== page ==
• the ability to analyse, design and evaluate building services as a significant part of the design proposal;
• the review of precedents relevant service strategies employed; their underlying principles, and the integration of their specific functions within the proposal;
• the ability to analyse, design and evaluate urban infrastructure and their components and their significance within the design proposal.
Balance of independent study and scheduled teaching activity
Scheduled teaching ensures that independent study is effective and addresses the learning outcomes and assessment tasks. Students are expected to, and have the opportunity to, continue with their studies outside of scheduled classes. There will be a range of learning strategies deployed and individual learning styles will be accommodated. The module’s learning outcomes, its contents and delivery, have been scrutinised and will be regularly reviewed to ensure an inclusive approach to pedagogic practice.
The module and course utilise the University’s blended learning platform to support and reinforce learning, to foster peer-to-peer communication and to facilitate tutorial support for students. Reflective learning is promoted through assessment items and interim formative feedback points that ask students to reflect on their progress, seek help where they identify the opportunity for improvement in learning strategies and outcomes, and make recommendations to themselves for future development. Throughout the module, students build a body of work, including reflections on progress and achievement.
The School’s programme of employability events and embedded work-related learning within the curriculum supports students’ personal development planning. Through these initiatives, students are increasingly able, as they progress from year to year, to understand the professional environment of their disciplines, the various opportunities available to them, and how to shape their learning according to their ambitions.
On successful completion of this module students will be able to:
1. demonstrate an awareness of the professional practice and academic framework of architecture;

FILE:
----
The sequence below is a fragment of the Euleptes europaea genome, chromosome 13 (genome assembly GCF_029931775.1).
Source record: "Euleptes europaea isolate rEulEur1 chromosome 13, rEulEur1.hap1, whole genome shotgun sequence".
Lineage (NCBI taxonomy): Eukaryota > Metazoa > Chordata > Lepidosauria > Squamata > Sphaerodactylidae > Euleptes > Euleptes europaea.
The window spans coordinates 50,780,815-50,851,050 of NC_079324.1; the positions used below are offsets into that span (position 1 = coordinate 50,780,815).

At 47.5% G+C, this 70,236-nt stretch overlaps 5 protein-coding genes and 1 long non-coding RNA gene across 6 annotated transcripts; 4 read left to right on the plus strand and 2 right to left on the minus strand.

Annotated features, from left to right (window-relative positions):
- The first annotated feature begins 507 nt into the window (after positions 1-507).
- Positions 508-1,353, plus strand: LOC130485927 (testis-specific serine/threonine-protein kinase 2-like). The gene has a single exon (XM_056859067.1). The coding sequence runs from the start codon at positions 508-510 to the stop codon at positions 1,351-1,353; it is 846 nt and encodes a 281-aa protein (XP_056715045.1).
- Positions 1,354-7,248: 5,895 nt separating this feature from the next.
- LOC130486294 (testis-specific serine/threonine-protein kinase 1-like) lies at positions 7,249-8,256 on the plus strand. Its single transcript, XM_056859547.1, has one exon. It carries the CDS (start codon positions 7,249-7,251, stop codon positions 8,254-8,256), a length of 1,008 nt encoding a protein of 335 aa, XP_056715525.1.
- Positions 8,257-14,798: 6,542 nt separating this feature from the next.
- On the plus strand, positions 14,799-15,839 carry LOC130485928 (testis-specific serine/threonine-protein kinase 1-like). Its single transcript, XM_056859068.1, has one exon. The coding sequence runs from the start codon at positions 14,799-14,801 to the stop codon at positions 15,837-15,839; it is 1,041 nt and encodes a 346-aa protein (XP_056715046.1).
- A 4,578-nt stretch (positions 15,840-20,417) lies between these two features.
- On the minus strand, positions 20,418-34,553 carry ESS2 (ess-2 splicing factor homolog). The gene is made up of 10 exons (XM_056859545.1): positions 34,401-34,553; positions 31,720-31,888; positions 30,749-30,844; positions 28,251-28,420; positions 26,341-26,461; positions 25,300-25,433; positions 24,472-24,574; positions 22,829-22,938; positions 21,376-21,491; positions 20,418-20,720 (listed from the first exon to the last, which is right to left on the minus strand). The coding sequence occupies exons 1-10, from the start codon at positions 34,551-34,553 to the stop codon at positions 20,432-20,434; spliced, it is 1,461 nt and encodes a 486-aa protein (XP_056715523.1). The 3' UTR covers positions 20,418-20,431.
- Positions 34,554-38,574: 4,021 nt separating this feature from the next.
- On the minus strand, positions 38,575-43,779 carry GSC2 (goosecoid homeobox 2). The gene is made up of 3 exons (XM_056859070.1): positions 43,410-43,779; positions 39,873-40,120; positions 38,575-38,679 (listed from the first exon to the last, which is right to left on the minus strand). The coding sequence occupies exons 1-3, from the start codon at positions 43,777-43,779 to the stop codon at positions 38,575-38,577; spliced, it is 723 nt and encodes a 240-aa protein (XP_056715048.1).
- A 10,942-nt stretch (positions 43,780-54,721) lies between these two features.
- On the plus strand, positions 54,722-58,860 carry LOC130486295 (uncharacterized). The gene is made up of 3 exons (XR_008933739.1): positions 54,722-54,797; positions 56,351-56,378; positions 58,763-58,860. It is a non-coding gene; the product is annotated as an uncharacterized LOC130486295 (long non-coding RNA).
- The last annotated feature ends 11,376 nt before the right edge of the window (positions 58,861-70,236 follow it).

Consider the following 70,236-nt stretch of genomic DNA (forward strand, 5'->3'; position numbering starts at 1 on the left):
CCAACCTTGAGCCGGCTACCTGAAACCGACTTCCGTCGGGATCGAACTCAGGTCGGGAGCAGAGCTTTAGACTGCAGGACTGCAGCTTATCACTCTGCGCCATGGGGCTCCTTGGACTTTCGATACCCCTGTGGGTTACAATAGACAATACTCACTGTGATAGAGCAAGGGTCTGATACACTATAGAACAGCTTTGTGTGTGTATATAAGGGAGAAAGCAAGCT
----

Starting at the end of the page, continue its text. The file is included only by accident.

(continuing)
2. show a basic understanding of the complex and dynamic relationships involved in building technology, in particular the structural design, constructional and engineering problems associated with larger-scale building design;
3. use different techniques and media to model and communicate technological relationships in order to examine, analyse, explain, compare, and evaluate particular solutions to design problems;
4. utilise an increased knowledge of physical problems and technologies and the function of buildings in the design of sustainable internal conditions of comfort and protection against the climate;
5. show a understanding of alternative materials, processes and techniques that apply to architectural design and building construction within contemporary practice.
A collated document demonstrating an organised knowledge and understanding of the principles of the core syllabus areas: structures, materials and construction, building services, environmental comfort and sustainability. The Technology Book documents each student’s participation in the core lectures and workshops and consists of text, photographs (scanned, labelled and annotated), sketches, diagrams, scaled drawings and a set of references for all texts consulted.
Ching, F. D. K., (2013) Building structures illustrated: patterns, systems, and design, John Wiley & Sons
Deplazes, A., (2008) Constructing Architecture, Birkhäuser
Greeno, R., and Hall, F., (2009) Building services handbook, Routledge
Heywood, H., (2012) 101 rules of thumb for low energy architecture, Riba Publishing
Lyons, A., (2014) Materials for architects and builders, Routledge
McLean, W., Silver, P. and Evans, P. (2013) Structural engineering for architects: a handbook, Laurence King
McMullin, P. W. and Price, J. S. (eds) Introduction to Structures, Routledge
Moxon, S., (2012) Sustainability in interior design, Laurence King
Pelsmakers, S., (2014) The Environmental Design Pocketbook, Riba Publishing
Silver, P., and McLean,. E., (2013) Introduction to architectural technology, Laurence King
Herzog, T., et al., (2004) Timber construction manual, Walter de Gruyter
Kind-Barkauskas, F., et al., (2002) Concrete construction manual, Walter de Gruyter
Schittich, C., et al., (2007) Glass construction manual, Walter de Gruyter
Schulitz, H. C., Sobek, W. and Habermann, K. J. (2002) Steel Construction Manual. Walter de Gruyter
Architecture and Urbanism
CIS (Construction Information Service)